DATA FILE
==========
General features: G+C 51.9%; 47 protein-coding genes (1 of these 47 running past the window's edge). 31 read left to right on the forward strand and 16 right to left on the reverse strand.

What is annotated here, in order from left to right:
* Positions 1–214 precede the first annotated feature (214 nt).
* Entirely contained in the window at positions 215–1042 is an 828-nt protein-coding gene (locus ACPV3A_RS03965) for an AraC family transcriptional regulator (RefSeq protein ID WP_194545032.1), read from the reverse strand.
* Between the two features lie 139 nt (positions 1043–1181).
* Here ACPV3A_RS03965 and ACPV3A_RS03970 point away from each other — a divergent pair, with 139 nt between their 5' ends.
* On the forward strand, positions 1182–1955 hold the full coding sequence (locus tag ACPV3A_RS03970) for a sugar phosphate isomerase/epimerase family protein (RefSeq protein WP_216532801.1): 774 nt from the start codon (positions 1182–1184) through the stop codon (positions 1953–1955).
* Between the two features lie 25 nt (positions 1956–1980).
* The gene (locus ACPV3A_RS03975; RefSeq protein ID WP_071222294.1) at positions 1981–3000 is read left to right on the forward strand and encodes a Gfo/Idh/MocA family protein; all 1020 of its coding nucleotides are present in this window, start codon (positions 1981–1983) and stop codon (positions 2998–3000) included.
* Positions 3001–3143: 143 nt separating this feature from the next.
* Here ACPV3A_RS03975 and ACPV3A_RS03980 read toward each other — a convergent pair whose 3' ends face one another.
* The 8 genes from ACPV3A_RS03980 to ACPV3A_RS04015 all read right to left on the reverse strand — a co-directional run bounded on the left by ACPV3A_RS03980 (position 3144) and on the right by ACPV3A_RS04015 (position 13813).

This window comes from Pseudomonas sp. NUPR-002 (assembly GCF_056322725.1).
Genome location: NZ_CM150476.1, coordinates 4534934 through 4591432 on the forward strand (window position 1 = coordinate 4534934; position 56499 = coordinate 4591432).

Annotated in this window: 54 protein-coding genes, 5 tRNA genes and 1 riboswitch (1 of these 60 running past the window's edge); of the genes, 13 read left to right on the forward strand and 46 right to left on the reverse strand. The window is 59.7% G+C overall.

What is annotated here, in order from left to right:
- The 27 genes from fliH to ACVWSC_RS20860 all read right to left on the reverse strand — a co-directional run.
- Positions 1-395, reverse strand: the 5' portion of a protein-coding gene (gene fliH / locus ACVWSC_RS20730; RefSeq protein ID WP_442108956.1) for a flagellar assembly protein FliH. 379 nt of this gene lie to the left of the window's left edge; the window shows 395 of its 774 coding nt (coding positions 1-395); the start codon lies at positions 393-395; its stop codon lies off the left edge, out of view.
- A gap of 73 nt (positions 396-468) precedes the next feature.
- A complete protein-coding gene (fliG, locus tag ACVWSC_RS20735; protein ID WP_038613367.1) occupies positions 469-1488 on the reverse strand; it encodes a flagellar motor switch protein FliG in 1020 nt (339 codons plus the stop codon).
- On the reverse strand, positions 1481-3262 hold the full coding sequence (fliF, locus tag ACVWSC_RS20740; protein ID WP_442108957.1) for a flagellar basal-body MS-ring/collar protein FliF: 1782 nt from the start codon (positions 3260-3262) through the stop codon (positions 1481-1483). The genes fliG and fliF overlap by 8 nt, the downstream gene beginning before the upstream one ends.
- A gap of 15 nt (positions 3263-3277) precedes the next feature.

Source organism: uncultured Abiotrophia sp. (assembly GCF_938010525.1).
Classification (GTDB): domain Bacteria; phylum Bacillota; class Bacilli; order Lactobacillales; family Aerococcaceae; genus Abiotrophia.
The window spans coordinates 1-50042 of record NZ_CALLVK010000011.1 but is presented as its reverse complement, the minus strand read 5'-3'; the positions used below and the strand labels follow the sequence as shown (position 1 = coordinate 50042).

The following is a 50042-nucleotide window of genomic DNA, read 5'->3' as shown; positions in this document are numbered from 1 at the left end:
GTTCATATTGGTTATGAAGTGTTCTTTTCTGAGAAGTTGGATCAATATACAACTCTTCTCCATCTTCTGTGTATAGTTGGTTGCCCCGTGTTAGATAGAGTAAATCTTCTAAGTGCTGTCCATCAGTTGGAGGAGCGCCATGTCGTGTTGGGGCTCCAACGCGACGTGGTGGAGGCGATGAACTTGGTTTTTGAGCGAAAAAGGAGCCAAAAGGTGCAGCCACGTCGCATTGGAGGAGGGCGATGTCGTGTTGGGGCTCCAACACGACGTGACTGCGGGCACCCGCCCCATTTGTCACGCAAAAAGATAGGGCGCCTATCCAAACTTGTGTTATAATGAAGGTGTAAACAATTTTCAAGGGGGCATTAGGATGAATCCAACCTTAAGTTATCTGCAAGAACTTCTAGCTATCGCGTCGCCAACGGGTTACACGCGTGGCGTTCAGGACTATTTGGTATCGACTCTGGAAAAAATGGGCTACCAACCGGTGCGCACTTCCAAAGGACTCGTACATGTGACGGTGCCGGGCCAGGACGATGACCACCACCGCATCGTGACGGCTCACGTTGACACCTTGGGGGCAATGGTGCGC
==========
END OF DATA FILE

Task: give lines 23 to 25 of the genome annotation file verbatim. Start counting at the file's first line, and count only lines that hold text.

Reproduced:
Source organism: uncultured Abiotrophia sp. (assembly GCF_938010525.1).
Classification (GTDB): domain Bacteria; phylum Bacillota; class Bacilli; order Lactobacillales; family Aerococcaceae; genus Abiotrophia.
The window spans coordinates 1-50042 of record NZ_CALLVK010000011.1 but is presented as its reverse complement, the minus strand read 5'-3'; the positions used below and the strand labels follow the sequence as shown (position 1 = coordinate 50042).